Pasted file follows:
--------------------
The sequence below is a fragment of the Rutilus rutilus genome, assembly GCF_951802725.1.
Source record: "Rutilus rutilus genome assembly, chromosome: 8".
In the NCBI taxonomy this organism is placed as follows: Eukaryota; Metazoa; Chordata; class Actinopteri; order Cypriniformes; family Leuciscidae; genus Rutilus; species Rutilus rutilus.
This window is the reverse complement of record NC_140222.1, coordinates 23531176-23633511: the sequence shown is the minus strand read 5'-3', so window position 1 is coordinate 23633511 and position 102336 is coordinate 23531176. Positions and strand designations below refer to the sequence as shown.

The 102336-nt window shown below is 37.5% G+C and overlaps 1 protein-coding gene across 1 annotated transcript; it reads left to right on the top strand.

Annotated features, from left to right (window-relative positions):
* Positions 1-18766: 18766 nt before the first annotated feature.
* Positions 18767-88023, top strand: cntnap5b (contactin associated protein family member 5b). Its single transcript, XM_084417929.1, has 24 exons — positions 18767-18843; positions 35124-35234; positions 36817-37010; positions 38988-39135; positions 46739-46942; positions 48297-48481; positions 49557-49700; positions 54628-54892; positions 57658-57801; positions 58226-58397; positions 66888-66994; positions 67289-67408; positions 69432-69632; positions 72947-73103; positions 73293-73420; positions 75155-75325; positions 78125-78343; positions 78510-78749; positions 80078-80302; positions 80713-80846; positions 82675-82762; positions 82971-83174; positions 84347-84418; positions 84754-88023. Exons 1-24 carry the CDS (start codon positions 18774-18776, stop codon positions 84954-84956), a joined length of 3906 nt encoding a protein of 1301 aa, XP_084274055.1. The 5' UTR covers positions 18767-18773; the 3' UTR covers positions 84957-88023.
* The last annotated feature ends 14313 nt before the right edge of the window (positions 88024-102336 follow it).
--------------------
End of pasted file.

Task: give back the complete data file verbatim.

The sequence below is a fragment of the Rutilus rutilus genome, assembly GCF_951802725.1.
Source record: "Rutilus rutilus genome assembly, chromosome: 8".
In the NCBI taxonomy this organism is placed as follows: Eukaryota; Metazoa; Chordata; class Actinopteri; order Cypriniformes; family Leuciscidae; genus Rutilus; species Rutilus rutilus.
This window is the reverse complement of record NC_140222.1, coordinates 23531176-23633511: the sequence shown is the minus strand read 5'-3', so window position 1 is coordinate 23633511 and position 102336 is coordinate 23531176. Positions and strand designations below refer to the sequence as shown.

The 102336-nt window shown below is 37.5% G+C and overlaps 1 protein-coding gene across 1 annotated transcript; it reads left to right on the top strand.

Annotated features, from left to right (window-relative positions):
* Positions 1-18766: 18766 nt before the first annotated feature.
* Positions 18767-88023, top strand: cntnap5b (contactin associated protein family member 5b). Its single transcript, XM_084417929.1, has 24 exons — positions 18767-18843; positions 35124-35234; positions 36817-37010; positions 38988-39135; positions 46739-46942; positions 48297-48481; positions 49557-49700; positions 54628-54892; positions 57658-57801; positions 58226-58397; positions 66888-66994; positions 67289-67408; positions 69432-69632; positions 72947-73103; positions 73293-73420; positions 75155-75325; positions 78125-78343; positions 78510-78749; positions 80078-80302; positions 80713-80846; positions 82675-82762; positions 82971-83174; positions 84347-84418; positions 84754-88023. Exons 1-24 carry the CDS (start codon positions 18774-18776, stop codon positions 84954-84956), a joined length of 3906 nt encoding a protein of 1301 aa, XP_084274055.1. The 5' UTR covers positions 18767-18773; the 3' UTR covers positions 84957-88023.
* The last annotated feature ends 14313 nt before the right edge of the window (positions 88024-102336 follow it).